- interpersonal skills and an ability to relate to people of all ages;
- excellent organisational and time management skills;
- the ability to work well in a team but also on your own initiative;
- good IT skills.
For many posts, a full driving licence is necessary. A first aid certificate and a good knowledge of health and safety may also provide an advantage.
Relevant work experience is crucial for finding a paid position, and should ideally include both environmental or conservation work and educational or community-based experience, such as youth work or summer camps. A teaching certificate may be useful.
Employers in this field will want you to show real commitment and passion for environmental issues. Gaining relevant experience is one of the best ways of demonstrating this on your CV. Finding paid work experience is often difficult, however, voluntary work is available both part-time all year round and full-time over the summer through organisations such as the:
You may join these organisations as a student member to keep up to date with current environmental issues.
Although you might not be able to get involved in educational activities from the start, working within a relevant environmental organisation can provide the opportunity to speak to environmental education professionals. This should enable you to build up a network of contacts that might be useful in your job search, while developing invaluable practical skills.
Experience of working with children and particularly in a school environment is useful, as is a working knowledge of the education system and the curriculum, see:
If a role involves working with children or vulnerable people, a full check is usually required before you may start work by either:
Many environmental education officers are employed by voluntary organisations and trusts, including the:
- National Trust
- National Trust for Scotland
- Royal Society for the Protection of Birds (RSPB)
- The Conservation Volunteers (TCV)
- The Wildlife Trusts
- pressure and campaign groups such as Greenpeace UK and Friends of the Earth
- zoos, wildlife parks and botanical gardens.
The public sector also employs environmental education officers. In local government, they may be employed in environmental, education, planning or leisure departments. Existing staff are sometimes seconded to take on this role temporarily.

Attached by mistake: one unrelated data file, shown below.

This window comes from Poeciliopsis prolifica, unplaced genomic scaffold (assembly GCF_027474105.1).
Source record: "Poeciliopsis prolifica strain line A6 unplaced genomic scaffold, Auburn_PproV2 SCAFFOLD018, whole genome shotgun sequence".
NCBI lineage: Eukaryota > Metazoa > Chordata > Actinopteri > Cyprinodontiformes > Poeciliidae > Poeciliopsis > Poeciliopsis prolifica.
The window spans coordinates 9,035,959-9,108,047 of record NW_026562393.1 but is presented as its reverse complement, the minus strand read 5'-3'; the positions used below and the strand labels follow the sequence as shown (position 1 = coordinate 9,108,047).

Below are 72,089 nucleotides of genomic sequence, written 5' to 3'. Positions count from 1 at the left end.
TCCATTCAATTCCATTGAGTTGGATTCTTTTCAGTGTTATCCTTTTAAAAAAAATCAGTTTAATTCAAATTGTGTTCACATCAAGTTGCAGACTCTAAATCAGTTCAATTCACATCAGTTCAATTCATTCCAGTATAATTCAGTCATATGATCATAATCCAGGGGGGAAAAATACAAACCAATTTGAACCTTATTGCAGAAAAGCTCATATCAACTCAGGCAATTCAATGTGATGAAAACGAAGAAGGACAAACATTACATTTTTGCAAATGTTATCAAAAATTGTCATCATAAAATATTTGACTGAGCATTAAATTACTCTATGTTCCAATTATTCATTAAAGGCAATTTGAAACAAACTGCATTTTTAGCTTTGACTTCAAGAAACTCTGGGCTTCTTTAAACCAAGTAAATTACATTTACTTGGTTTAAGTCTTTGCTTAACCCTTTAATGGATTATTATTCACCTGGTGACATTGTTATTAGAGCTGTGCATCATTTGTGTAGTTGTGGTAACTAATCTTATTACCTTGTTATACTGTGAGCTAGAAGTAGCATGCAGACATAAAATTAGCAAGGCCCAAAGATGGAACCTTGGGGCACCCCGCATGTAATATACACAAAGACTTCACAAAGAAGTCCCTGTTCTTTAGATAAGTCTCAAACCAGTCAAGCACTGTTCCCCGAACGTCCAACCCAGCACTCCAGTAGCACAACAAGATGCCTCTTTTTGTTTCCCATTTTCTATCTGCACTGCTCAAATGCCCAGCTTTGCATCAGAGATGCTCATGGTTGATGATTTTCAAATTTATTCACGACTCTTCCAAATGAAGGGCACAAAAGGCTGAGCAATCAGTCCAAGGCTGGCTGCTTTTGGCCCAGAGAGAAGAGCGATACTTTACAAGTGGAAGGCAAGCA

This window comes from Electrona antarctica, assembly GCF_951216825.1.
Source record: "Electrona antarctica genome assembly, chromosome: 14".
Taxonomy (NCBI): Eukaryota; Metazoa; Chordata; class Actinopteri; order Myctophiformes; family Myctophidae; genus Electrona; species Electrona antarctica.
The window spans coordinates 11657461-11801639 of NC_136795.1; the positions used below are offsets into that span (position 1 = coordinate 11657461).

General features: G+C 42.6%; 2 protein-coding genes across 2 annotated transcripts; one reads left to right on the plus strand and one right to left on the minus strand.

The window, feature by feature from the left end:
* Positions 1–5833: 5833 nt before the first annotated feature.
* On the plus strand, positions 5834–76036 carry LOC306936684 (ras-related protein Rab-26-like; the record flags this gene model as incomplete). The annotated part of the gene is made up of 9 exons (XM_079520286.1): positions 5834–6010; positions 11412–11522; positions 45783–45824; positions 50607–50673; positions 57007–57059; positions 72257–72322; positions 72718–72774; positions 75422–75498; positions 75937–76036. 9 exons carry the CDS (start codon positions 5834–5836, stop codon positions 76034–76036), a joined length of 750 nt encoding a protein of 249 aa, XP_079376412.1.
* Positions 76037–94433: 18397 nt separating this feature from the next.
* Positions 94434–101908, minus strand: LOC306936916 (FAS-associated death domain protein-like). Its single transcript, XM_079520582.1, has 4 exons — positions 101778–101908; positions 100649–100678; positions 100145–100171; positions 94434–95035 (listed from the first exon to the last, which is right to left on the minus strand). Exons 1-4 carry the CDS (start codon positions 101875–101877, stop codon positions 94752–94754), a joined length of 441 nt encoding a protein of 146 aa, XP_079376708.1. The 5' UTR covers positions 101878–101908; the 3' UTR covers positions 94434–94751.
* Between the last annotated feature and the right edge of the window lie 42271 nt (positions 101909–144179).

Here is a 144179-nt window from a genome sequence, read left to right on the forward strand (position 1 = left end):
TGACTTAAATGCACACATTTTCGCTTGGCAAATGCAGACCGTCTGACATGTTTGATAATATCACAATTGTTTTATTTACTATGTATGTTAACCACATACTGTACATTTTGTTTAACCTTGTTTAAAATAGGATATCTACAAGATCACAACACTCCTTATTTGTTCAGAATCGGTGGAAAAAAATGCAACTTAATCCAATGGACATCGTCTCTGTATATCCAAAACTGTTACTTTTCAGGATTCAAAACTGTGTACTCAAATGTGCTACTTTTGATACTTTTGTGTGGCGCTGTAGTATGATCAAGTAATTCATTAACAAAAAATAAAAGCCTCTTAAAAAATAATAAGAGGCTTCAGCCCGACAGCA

Central government employers include the:
There are some jobs with private sector employers, such as large estates, and with utilities, oil and oil supply companies and other businesses that have a large impact on the environment. Environmental education may be part of the corporate social responsibility agenda.
In addition to jobs advertised as environmental education officers, many other posts include environmental education tasks. Look for job titles such as:
- community warden;
- development officer;
- countryside ranger;
- field studies or environmental planning officer.
For more information, see the environment and agriculture sector.
Look for jb vacancies at:
- The Conservation Volunteers (TCV)
- Countryside Jobs Service (CJS)
- Environment Jobs
- Guardian Jobs
- The Wildlife Trusts
- Local press and individual employer websites.
Trainee posts with a set training programme are very rare in environmental education. Training usually takes place on the job and through internal and external courses.
Larger employers often offer training on transferable skills, such as:
- time management;
- presentation skills;
- IT training.
Practical environmental courses, for example on identification, surveying or conservation of species are offered by organisations such as the Field Studies Council (FSC). Mentoring and coaching courses, which might be useful for working with volunteers, are available from a variety of course providers.
Attending relevant conferences is also an effective way of keeping up to date with current issues and refreshing your knowledge, both for environmental and educational issues, developments and policies.
For most environmental education posts, continuous professional development (CPD) is seen as an essential part of the job. Training needs may be identified as part of an appraisal process but, particularly in smaller organisations, it is likely that you will be responsible for managing and arranging your own training.
It is possible to obtain Chartered status (CEnv) as an environmental professional.
There is no typical career path for an environmental education officer, as each post tends to be unique and progression depends on the employing organisation.
In many organisations, you might be the only environmental education officer, so you may not have any colleagues with direct experience of environmental education work. In this type of organisation your line manager is unlikely to be a specialist in this field.
There are opportunities to progress to management positions. In organisations with a larger educational department, this might mean taking on a more strategic role, for example as education or development manager, carrying out policy work and liaising with key stakeholders such as local government.
Another option is to take on a wider role, for example as manager of a heritage site, overseeing all activities and taking responsibility for all staff, not just those working in an educational role.
Often, this kind of promotion means relocating to a head office and a move away from the direct and daily contact with children or the wider public, which is often the most enjoyable part of the job for many environmental education officers.